New methods are required for implementing the proliferation and sophistication of electronic controls and features to meet the customer's quality expectations. Vehicle electronic integration provides a potential solution for reconciling the seemingly contradictory objectives of high quality at reasonable cost. No module can be considered independently with this global approach. OEM subsystem and component suppliers' devices will need to play in concert with the overall vehicle's electrical/electronic strategy. Some new, separately packaged electronic features may eventually be assimilated within the framework of other electronic controllers.
Technical Paper

Rating Transmissions from Highway Requirements and Vehicle Specifications

1960-01-01
600009
THE GRADEABILITY formula can be used as the basic means for rating a truck transmission. By correlating the gradeabilities in the various gear ratios with a highway requirement probability curve, the per cent of time in each ratio can be obtained. The required hours of gear life for each ratio are then determined, and compared with the available gear life in the ratios. This procedure gives a detailed analysis of a transmission rating for one vehicle specification at a specified mileage between overhauls. A limitation of the system is that it cannot be applied quickly to various vehicle specifications. The paper outlines the method for constructing a nomogram to overcome this.*
Technical Paper

Suspension System Modeling and Structural Loading

1975-02-01
750134
The object of this paper is to present an overview of the procedure leading to the selection of suspension system pivot points, show how to resolve terrain and maneuver loads at the tire contact patch to the vehicles' structure, illustrate the modeling technique used for stress analysis of suspension system components, and illustrate a few examples of suspension system models used to aid in the solution of ride and handling problems.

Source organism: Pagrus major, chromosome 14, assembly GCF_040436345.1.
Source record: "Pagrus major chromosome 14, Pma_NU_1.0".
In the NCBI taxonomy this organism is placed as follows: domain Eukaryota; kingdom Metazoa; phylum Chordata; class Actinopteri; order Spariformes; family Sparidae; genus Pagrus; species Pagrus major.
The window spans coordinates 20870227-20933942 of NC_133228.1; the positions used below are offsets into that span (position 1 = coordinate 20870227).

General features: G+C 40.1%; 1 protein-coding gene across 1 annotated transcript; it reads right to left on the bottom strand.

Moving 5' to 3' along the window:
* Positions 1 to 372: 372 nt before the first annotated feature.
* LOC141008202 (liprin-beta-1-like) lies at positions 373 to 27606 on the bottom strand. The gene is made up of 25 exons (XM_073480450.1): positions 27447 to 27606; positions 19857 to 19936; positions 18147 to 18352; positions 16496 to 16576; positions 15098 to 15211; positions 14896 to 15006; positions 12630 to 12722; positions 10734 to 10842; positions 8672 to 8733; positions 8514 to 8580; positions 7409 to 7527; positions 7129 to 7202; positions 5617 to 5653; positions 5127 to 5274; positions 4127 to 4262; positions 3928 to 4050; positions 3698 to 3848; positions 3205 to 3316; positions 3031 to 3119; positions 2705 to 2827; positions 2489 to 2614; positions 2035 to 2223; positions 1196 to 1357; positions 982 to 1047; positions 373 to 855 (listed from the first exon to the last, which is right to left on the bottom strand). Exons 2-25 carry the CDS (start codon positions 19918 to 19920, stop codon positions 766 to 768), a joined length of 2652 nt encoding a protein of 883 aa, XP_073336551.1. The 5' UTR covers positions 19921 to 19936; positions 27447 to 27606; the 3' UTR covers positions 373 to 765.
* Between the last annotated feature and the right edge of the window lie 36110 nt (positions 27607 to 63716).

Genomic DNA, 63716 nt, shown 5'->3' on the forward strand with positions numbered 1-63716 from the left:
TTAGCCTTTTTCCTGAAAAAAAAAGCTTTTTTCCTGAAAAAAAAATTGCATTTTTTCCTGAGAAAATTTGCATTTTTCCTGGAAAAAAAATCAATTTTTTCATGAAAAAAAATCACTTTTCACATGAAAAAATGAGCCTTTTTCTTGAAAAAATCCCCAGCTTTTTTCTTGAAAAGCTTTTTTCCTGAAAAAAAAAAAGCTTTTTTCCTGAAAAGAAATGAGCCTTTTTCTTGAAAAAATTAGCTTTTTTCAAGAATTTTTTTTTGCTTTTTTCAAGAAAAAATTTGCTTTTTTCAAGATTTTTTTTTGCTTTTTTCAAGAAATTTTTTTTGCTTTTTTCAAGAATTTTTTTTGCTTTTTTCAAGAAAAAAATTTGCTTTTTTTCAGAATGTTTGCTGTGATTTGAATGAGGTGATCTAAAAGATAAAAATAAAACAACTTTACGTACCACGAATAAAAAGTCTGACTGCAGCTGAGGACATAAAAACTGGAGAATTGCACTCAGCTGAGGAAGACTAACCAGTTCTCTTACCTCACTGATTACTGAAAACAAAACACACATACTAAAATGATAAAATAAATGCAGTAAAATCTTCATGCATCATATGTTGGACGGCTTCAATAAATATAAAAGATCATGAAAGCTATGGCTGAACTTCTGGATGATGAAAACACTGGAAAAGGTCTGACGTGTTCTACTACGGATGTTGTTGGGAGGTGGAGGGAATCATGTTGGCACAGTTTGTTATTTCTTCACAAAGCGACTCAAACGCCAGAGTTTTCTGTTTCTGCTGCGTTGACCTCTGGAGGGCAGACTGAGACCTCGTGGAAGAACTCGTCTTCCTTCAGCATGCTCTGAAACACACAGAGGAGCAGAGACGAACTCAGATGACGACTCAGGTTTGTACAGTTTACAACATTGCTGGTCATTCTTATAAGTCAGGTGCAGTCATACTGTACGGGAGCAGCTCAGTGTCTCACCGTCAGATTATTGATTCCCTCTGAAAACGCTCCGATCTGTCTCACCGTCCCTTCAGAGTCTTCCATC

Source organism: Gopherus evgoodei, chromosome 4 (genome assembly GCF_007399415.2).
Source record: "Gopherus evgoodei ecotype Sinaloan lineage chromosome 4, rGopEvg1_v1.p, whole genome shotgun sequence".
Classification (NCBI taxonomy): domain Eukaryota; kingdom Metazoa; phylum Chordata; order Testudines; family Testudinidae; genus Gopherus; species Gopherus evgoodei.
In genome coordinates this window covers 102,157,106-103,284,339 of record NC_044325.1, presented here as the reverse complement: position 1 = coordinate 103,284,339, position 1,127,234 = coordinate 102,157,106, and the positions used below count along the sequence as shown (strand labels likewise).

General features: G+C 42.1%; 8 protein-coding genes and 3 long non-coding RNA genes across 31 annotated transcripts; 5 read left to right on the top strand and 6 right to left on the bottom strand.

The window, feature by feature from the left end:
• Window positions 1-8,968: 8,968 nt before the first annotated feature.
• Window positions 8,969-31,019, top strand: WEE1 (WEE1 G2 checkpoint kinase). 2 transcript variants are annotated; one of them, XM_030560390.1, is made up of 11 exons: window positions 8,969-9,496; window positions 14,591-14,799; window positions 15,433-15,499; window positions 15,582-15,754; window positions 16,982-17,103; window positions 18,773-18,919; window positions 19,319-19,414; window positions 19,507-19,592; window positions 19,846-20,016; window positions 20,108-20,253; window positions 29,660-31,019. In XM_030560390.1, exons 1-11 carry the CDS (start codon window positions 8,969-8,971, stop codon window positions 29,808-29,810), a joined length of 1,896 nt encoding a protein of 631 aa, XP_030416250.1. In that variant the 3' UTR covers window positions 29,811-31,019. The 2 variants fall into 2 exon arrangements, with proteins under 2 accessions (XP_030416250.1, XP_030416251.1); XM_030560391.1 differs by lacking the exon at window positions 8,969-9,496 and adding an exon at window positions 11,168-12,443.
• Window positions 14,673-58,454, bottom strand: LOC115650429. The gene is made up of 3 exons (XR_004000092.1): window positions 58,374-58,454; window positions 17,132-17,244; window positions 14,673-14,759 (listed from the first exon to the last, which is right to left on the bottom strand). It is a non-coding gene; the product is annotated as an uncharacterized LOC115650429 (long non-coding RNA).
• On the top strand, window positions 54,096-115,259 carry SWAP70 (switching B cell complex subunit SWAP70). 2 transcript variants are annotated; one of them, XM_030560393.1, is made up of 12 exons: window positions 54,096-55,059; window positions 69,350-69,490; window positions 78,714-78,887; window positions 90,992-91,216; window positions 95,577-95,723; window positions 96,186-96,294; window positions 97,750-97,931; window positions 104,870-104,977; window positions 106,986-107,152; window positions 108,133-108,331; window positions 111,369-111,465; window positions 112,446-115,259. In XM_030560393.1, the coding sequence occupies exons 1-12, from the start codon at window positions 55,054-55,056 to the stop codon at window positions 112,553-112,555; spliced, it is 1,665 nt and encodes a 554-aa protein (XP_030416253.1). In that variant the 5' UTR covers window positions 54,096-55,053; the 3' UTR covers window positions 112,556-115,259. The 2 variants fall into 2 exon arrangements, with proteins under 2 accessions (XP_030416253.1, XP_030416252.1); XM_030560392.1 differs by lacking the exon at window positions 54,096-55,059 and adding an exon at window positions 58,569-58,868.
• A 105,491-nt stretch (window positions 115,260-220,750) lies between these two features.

Technical Paper

Chrysler Evaporation Control System The Vapor Saver for 1970

1970-02-01
700150
A system for controlling gasoline evaporation losses from 1970 model Chrysler Corp. cars and light trucks was developed, certified for sale in California, and put into production. Evaporation losses from both the carburetor and the fuel tank are conducted to the engine crankcase for storage while the engine is shut down. The vapors are removed from the crankcase and utilized in the combustion process during subsequent vehicle operation. Particularly interesting in this unique, no-moving parts system, are the reliability and durability, and the vapor-liquid separator “standpipe.”
Technical Paper

The Development of Auto Temp II

1972-02-01
720288
The development of the AUTO TEMP II Temperature Control System used in Chrysler Corp. vehicles is summarized. A description of the design, development, function, and manufacturing aspects of the control system is presented, with emphasis on unique control parameters, reliability, serviceability, and check-out of production assemblies. Auto Temp II was developed by Chrysler in conjunction with Ranco Incorporated. The servo-controlled, closed-loop system, which has a sensitivity of 0.5 F, utilizes a water-flow control valve for temperature control, along with a cold engine lockout. The basic components are: sensor string, servo, and amplifier. All automatic functions involving control of mass flow rate, temperature, and distribution of the air entering the vehicle, are encompassed in one control unit. All components are mechanically linked through the gear train and are responsive to the amplifier through the feedback potentiometer.
Technical Paper

TFC/IW

1978-02-01
780937